Genes that encode for lipase were successfully isolated from Burkholderia spp. and expressed in a different system, mostly in homologous hosts [2, 4]. Recently, the lipase-encoding gene from Burkholderia contaminans was successfully expressed in a heterologous host for the first time [5]. The expression occured in a two-plasmid system and thus far, there is no report for heterologous expression in a one-plasmid system. In this work, the co-expression of genes that encode for lipase and foldase genes from Burkholderia territorii GP3 was done in a one-plasmid system for heterologous expression. Moreover, we found that the expressed lipase demonstrates a unique characteristic, showing high activity even at 80°C, while other Burkholderia-derived lipases mostly showed their optimal activity at 70°C.

In this study, we isolated and cloned the lipase- and foldase-encoding genes from Burkholderia territorii GP3 and co-expressed both genes in the Escherichia coli BL21 background. The enzyme was further characterized to define its uniqueness for further industrial application.

Materials and Methods

Materials

The pGEM-T Easy and pET-15b vectors were purchased from Promega (USA) and Novagen (USA), respectively. Escherichia coli DH5α and E. coli DH10β were obtained from the lab culture collection and used as cloning hosts. The expression hosts, E. coli BL21 (DE3) (pLysS) and E. coli Origami B, were purchased from Takara (Japan). E. coli SHuffle B and SHuffle K were purchased from NEB (USA). All restriction enzymes and T4 DNA ligase used in this study were purchased from NEB. All ρ-nitrophenyl synthetic substrates were purchased from Sigma-Aldrich (USA).

Bacterial Isolation and Identification

Soil samples were collected from Mount Papandayan and enriched with livestock fat enrichment for 30 days. The soil was serially diluted, then incubated for 48-72 h at 30°C on Soil Extract Rhodamine Agar, which contained filtered-soil extract (500 g/l) as base media, bacto agar (1.5 g/l), PVA, olive oil (4%), Rhodamine B (0.1%). The medium was adjusted to pH = 3.0 using 0.2 M citrate-phosphate buffer. Lipolytic bacteria that showed a clear zone around their colonies were incubated for 24 h at 30°C on Luria Agar (yeast extract 5 g/l; NaCl 10 g/l, tryptone 10 g/l; bacto agar 15 g/l). The isolate was identified based on 16S rDNA using universal primer pairs for bacteria [9]. Sequence analysis was done using the 16S rRNA identification tools at www.ezbiocloud.net.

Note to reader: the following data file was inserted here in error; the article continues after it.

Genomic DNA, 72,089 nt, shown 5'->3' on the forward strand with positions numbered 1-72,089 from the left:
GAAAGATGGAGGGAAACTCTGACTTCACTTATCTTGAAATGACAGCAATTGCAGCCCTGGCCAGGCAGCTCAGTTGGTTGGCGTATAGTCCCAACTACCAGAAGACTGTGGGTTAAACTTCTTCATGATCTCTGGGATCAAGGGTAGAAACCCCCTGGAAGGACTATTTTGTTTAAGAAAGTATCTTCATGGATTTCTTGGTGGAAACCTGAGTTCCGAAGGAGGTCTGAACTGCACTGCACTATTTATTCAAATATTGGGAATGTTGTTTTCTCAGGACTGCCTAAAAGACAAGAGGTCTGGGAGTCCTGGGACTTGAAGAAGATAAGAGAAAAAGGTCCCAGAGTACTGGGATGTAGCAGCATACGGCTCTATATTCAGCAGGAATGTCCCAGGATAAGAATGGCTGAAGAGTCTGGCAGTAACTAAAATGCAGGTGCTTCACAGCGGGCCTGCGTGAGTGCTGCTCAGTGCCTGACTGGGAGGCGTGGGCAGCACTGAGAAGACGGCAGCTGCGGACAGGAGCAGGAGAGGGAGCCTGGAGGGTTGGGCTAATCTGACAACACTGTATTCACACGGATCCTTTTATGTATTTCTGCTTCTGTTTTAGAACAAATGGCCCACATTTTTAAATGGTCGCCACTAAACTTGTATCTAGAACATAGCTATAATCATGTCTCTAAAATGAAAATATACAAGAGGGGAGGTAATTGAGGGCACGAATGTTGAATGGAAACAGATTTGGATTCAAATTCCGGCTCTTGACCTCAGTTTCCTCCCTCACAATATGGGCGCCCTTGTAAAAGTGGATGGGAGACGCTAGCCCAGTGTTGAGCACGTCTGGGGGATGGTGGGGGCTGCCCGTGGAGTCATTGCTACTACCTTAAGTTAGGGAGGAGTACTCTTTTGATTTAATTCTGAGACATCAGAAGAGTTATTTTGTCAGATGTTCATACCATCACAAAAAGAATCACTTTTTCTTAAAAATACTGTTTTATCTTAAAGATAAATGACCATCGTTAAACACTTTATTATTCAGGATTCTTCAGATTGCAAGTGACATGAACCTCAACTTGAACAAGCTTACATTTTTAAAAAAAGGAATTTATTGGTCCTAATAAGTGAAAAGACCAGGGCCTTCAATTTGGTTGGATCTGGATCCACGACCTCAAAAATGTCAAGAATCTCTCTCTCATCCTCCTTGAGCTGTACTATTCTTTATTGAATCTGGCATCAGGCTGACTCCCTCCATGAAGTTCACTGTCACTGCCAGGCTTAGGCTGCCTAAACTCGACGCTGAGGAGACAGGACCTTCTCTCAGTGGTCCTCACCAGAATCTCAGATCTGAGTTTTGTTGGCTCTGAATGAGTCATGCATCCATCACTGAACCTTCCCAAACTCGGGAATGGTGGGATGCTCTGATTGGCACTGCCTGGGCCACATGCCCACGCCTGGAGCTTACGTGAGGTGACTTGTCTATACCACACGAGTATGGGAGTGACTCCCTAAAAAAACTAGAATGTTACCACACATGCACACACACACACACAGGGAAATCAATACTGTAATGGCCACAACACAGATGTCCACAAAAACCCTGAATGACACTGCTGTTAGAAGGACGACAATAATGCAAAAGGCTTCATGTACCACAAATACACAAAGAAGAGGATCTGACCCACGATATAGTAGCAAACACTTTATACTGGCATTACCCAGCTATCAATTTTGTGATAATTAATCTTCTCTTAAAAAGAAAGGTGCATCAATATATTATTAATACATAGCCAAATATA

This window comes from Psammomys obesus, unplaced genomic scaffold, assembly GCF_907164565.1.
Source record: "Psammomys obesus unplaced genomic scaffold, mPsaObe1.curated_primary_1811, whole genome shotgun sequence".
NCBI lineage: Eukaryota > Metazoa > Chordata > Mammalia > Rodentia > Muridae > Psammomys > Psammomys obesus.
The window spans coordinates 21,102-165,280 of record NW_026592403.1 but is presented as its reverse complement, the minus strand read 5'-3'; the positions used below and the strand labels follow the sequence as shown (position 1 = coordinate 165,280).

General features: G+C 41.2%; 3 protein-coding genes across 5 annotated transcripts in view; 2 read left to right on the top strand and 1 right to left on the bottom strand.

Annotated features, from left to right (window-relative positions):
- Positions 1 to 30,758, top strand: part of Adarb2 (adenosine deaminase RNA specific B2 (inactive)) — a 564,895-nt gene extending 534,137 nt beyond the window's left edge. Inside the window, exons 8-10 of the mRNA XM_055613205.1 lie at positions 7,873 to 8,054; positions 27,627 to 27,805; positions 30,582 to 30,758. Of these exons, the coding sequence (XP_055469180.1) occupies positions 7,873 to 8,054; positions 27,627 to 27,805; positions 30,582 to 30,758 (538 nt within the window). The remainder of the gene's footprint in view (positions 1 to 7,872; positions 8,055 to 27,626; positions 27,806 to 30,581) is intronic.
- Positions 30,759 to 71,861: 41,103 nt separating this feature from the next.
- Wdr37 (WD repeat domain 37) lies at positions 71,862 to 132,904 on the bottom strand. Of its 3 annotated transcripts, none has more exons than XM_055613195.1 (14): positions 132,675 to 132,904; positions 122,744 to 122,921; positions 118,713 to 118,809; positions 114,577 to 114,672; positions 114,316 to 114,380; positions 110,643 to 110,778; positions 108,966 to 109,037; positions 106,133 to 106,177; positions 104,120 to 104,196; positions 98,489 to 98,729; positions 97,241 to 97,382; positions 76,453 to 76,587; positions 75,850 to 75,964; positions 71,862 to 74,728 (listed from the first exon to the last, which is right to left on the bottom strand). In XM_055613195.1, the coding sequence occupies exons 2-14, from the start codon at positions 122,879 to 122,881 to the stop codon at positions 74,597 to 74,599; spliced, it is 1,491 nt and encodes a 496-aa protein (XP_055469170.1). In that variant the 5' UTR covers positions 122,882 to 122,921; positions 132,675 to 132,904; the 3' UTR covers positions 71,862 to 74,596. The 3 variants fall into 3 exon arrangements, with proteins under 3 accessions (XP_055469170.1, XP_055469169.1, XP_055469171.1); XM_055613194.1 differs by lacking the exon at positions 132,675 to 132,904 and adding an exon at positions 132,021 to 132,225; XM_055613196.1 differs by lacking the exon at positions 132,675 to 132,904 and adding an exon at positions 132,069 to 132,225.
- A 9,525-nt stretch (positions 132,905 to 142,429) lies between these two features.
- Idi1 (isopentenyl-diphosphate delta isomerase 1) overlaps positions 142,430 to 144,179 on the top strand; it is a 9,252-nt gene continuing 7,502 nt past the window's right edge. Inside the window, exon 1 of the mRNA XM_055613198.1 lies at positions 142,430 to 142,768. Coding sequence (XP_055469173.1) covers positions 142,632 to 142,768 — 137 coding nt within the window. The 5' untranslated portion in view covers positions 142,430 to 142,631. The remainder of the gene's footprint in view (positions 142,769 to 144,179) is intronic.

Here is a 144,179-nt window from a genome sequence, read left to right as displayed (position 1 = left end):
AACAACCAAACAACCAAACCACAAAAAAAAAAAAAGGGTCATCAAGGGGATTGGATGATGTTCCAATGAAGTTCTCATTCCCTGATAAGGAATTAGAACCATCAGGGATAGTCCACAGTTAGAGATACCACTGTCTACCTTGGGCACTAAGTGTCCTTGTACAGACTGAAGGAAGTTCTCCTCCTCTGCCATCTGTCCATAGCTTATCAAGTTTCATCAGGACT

Amplification and Cloning of LipBT and LifBT

Genes that encode for lipase (lipBT) and foldase (lifBT) in Burkholderia territorii were jointly amplified as an operon using a modified primer pair [4]. The operon was cloned into pGEM-T Easy vector, using E. coli DH5α as a host. Recombinant E. coli colonies were verified using colony PCR and further grown on Rhodamine Agar supplemented with ampicilin (100 μg/ml). LipBT- and LifBT-encoding gene sequences were analyzed using Geneious 11.0.5 and VMD 1.9.3 [10, 11]. The operon was further cloned into pET15b with some modification at the multiple cloning site (pET-15b). The operon was cloned into pET-15b at the NdeI and NotI site (Fig. 1). Recombinant pET-15b was transformed to E. coli DH10β using the heat shock method [12].

Figure 1. Plasmid map of pET-15b+LipBT+LifBT recombinant vector. The plasmid contains ampicillin resistance gene as selection marker, along with NdeI and NcoI restriction site.

Amino Acid Analysis and Protein Modeling of LipBT